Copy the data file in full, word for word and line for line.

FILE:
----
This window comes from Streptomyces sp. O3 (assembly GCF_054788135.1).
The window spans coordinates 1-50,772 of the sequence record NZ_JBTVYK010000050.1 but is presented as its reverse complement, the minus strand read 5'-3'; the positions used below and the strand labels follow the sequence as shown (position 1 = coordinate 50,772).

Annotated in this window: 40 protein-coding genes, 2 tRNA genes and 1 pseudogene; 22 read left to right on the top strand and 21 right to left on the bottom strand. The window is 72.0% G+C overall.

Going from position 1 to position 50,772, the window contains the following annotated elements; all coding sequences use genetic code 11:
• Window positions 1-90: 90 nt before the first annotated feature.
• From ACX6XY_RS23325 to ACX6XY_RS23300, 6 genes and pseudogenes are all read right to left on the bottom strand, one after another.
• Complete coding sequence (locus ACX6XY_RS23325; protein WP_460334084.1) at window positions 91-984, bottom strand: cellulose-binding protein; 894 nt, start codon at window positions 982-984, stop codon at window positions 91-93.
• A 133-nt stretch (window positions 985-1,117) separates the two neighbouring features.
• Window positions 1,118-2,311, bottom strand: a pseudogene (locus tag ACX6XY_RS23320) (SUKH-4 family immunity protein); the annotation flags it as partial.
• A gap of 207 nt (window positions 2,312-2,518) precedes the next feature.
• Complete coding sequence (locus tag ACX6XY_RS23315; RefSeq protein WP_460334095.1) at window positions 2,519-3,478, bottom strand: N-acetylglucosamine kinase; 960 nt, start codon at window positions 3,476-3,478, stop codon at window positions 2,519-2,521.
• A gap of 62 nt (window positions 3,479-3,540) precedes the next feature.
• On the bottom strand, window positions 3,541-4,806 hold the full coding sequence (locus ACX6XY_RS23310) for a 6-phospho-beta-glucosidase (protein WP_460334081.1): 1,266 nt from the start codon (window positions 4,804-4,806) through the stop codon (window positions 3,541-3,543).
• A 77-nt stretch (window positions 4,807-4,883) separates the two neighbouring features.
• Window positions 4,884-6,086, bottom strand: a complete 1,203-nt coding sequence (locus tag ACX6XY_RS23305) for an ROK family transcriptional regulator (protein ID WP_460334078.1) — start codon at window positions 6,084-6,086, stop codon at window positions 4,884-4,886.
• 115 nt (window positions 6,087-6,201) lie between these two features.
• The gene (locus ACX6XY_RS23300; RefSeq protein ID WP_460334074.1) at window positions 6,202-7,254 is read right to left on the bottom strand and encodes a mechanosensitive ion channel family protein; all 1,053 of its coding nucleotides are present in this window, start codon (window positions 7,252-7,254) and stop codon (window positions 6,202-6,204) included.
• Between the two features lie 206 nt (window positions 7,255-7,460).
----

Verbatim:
This window comes from Streptomyces sp. O3 (assembly GCF_054788135.1).
The window spans coordinates 1-50,772 of the sequence record NZ_JBTVYK010000050.1 but is presented as its reverse complement, the minus strand read 5'-3'; the positions used below and the strand labels follow the sequence as shown (position 1 = coordinate 50,772).

Annotated in this window: 40 protein-coding genes, 2 tRNA genes and 1 pseudogene; 22 read left to right on the top strand and 21 right to left on the bottom strand. The window is 72.0% G+C overall.

Going from position 1 to position 50,772, the window contains the following annotated elements; all coding sequences use genetic code 11:
• Window positions 1-90: 90 nt before the first annotated feature.
• From ACX6XY_RS23325 to ACX6XY_RS23300, 6 genes and pseudogenes are all read right to left on the bottom strand, one after another.
• Complete coding sequence (locus ACX6XY_RS23325; protein WP_460334084.1) at window positions 91-984, bottom strand: cellulose-binding protein; 894 nt, start codon at window positions 982-984, stop codon at window positions 91-93.
• A 133-nt stretch (window positions 985-1,117) separates the two neighbouring features.
• Window positions 1,118-2,311, bottom strand: a pseudogene (locus tag ACX6XY_RS23320) (SUKH-4 family immunity protein); the annotation flags it as partial.
• A gap of 207 nt (window positions 2,312-2,518) precedes the next feature.
• Complete coding sequence (locus tag ACX6XY_RS23315; RefSeq protein WP_460334095.1) at window positions 2,519-3,478, bottom strand: N-acetylglucosamine kinase; 960 nt, start codon at window positions 3,476-3,478, stop codon at window positions 2,519-2,521.
• A gap of 62 nt (window positions 3,479-3,540) precedes the next feature.
• On the bottom strand, window positions 3,541-4,806 hold the full coding sequence (locus ACX6XY_RS23310) for a 6-phospho-beta-glucosidase (protein WP_460334081.1): 1,266 nt from the start codon (window positions 4,804-4,806) through the stop codon (window positions 3,541-3,543).
• A 77-nt stretch (window positions 4,807-4,883) separates the two neighbouring features.
• Window positions 4,884-6,086, bottom strand: a complete 1,203-nt coding sequence (locus tag ACX6XY_RS23305) for an ROK family transcriptional regulator (protein ID WP_460334078.1) — start codon at window positions 6,084-6,086, stop codon at window positions 4,884-4,886.
• 115 nt (window positions 6,087-6,201) lie between these two features.
• The gene (locus ACX6XY_RS23300; RefSeq protein ID WP_460334074.1) at window positions 6,202-7,254 is read right to left on the bottom strand and encodes a mechanosensitive ion channel family protein; all 1,053 of its coding nucleotides are present in this window, start codon (window positions 7,252-7,254) and stop codon (window positions 6,202-6,204) included.
• Between the two features lie 206 nt (window positions 7,255-7,460).